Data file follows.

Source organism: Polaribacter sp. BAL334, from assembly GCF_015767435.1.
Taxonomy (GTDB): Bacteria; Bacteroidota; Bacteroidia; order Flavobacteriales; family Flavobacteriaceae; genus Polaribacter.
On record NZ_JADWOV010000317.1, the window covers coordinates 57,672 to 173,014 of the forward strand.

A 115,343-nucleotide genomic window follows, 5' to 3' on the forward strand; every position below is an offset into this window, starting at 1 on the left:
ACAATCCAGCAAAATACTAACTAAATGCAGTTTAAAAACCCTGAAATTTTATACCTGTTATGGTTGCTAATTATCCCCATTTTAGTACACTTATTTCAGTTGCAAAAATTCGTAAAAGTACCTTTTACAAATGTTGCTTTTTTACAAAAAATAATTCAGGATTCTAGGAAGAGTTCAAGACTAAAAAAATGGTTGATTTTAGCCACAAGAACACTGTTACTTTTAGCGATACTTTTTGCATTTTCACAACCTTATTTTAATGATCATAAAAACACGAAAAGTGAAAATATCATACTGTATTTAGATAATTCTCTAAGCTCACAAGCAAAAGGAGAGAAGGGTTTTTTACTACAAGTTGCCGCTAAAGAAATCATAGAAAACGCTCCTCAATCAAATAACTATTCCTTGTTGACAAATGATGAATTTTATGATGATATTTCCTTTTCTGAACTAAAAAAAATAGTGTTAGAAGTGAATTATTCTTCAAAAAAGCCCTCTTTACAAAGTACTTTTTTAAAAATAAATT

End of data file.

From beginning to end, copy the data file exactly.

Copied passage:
Source organism: Polaribacter sp. BAL334, from assembly GCF_015767435.1.
Taxonomy (GTDB): Bacteria; Bacteroidota; Bacteroidia; order Flavobacteriales; family Flavobacteriaceae; genus Polaribacter.
On record NZ_JADWOV010000317.1, the window covers coordinates 57,672 to 173,014 of the forward strand.

A 115,343-nucleotide genomic window follows, 5' to 3' on the forward strand; every position below is an offset into this window, starting at 1 on the left:
ACAATCCAGCAAAATACTAACTAAATGCAGTTTAAAAACCCTGAAATTTTATACCTGTTATGGTTGCTAATTATCCCCATTTTAGTACACTTATTTCAGTTGCAAAAATTCGTAAAAGTACCTTTTACAAATGTTGCTTTTTTACAAAAAATAATTCAGGATTCTAGGAAGAGTTCAAGACTAAAAAAATGGTTGATTTTAGCCACAAGAACACTGTTACTTTTAGCGATACTTTTTGCATTTTCACAACCTTATTTTAATGATCATAAAAACACGAAAAGTGAAAATATCATACTGTATTTAGATAATTCTCTAAGCTCACAAGCAAAAGGAGAGAAGGGTTTTTTACTACAAGTTGCCGCTAAAGAAATCATAGAAAACGCTCCTCAATCAAATAACTATTCCTTGTTGACAAATGATGAATTTTATGATGATATTTCCTTTTCTGAACTAAAAAAAATAGTGTTAGAAGTGAATTATTCTTCAAAAAAGCCCTCTTTACAAAGTACTTTTTTAAAAATAAATT